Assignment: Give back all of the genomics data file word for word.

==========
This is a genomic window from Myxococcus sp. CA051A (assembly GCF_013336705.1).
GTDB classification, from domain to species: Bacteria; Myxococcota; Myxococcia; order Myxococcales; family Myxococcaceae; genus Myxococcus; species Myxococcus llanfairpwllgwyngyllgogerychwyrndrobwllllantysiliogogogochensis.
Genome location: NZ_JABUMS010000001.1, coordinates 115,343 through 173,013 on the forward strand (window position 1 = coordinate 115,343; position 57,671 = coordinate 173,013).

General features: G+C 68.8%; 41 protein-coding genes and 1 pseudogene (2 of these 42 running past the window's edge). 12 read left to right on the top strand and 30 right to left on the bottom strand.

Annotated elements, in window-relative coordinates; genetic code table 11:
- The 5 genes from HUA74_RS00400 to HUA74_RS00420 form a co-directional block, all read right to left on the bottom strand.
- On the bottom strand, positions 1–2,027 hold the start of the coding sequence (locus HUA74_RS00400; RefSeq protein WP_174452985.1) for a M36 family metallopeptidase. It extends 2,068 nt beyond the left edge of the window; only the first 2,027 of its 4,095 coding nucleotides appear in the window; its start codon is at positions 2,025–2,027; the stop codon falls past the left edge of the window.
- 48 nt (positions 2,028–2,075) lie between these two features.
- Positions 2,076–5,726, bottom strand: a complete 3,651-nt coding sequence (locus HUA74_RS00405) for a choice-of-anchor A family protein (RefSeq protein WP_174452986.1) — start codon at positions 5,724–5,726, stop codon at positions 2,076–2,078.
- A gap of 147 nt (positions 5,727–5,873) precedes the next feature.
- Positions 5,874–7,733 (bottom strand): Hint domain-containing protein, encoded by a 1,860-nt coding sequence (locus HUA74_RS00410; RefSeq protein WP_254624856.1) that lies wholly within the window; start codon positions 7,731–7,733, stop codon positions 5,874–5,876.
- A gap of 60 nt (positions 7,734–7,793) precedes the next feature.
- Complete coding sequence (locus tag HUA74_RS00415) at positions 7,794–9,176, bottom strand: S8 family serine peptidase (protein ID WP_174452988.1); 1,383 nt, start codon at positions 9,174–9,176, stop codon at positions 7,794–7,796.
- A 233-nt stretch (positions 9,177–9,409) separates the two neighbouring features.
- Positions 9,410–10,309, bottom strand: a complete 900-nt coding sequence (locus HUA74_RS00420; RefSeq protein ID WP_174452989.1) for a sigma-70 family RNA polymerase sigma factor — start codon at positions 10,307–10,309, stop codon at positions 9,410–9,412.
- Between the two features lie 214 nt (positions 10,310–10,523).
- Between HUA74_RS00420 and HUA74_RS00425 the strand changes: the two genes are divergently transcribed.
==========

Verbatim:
This is a genomic window from Myxococcus sp. CA051A (assembly GCF_013336705.1).
GTDB classification, from domain to species: Bacteria; Myxococcota; Myxococcia; order Myxococcales; family Myxococcaceae; genus Myxococcus; species Myxococcus llanfairpwllgwyngyllgogerychwyrndrobwllllantysiliogogogochensis.
Genome location: NZ_JABUMS010000001.1, coordinates 115,343 through 173,013 on the forward strand (window position 1 = coordinate 115,343; position 57,671 = coordinate 173,013).

General features: G+C 68.8%; 41 protein-coding genes and 1 pseudogene (2 of these 42 running past the window's edge). 12 read left to right on the top strand and 30 right to left on the bottom strand.

Annotated elements, in window-relative coordinates; genetic code table 11:
- The 5 genes from HUA74_RS00400 to HUA74_RS00420 form a co-directional block, all read right to left on the bottom strand.
- On the bottom strand, positions 1–2,027 hold the start of the coding sequence (locus HUA74_RS00400; RefSeq protein WP_174452985.1) for a M36 family metallopeptidase. It extends 2,068 nt beyond the left edge of the window; only the first 2,027 of its 4,095 coding nucleotides appear in the window; its start codon is at positions 2,025–2,027; the stop codon falls past the left edge of the window.
- 48 nt (positions 2,028–2,075) lie between these two features.
- Positions 2,076–5,726, bottom strand: a complete 3,651-nt coding sequence (locus HUA74_RS00405) for a choice-of-anchor A family protein (RefSeq protein WP_174452986.1) — start codon at positions 5,724–5,726, stop codon at positions 2,076–2,078.
- A gap of 147 nt (positions 5,727–5,873) precedes the next feature.
- Positions 5,874–7,733 (bottom strand): Hint domain-containing protein, encoded by a 1,860-nt coding sequence (locus HUA74_RS00410; RefSeq protein WP_254624856.1) that lies wholly within the window; start codon positions 7,731–7,733, stop codon positions 5,874–5,876.
- A gap of 60 nt (positions 7,734–7,793) precedes the next feature.
- Complete coding sequence (locus tag HUA74_RS00415) at positions 7,794–9,176, bottom strand: S8 family serine peptidase (protein ID WP_174452988.1); 1,383 nt, start codon at positions 9,174–9,176, stop codon at positions 7,794–7,796.
- A 233-nt stretch (positions 9,177–9,409) separates the two neighbouring features.
- Positions 9,410–10,309, bottom strand: a complete 900-nt coding sequence (locus HUA74_RS00420; RefSeq protein ID WP_174452989.1) for a sigma-70 family RNA polymerase sigma factor — start codon at positions 10,307–10,309, stop codon at positions 9,410–9,412.
- Between the two features lie 214 nt (positions 10,310–10,523).
- Between HUA74_RS00420 and HUA74_RS00425 the strand changes: the two genes are divergently transcribed.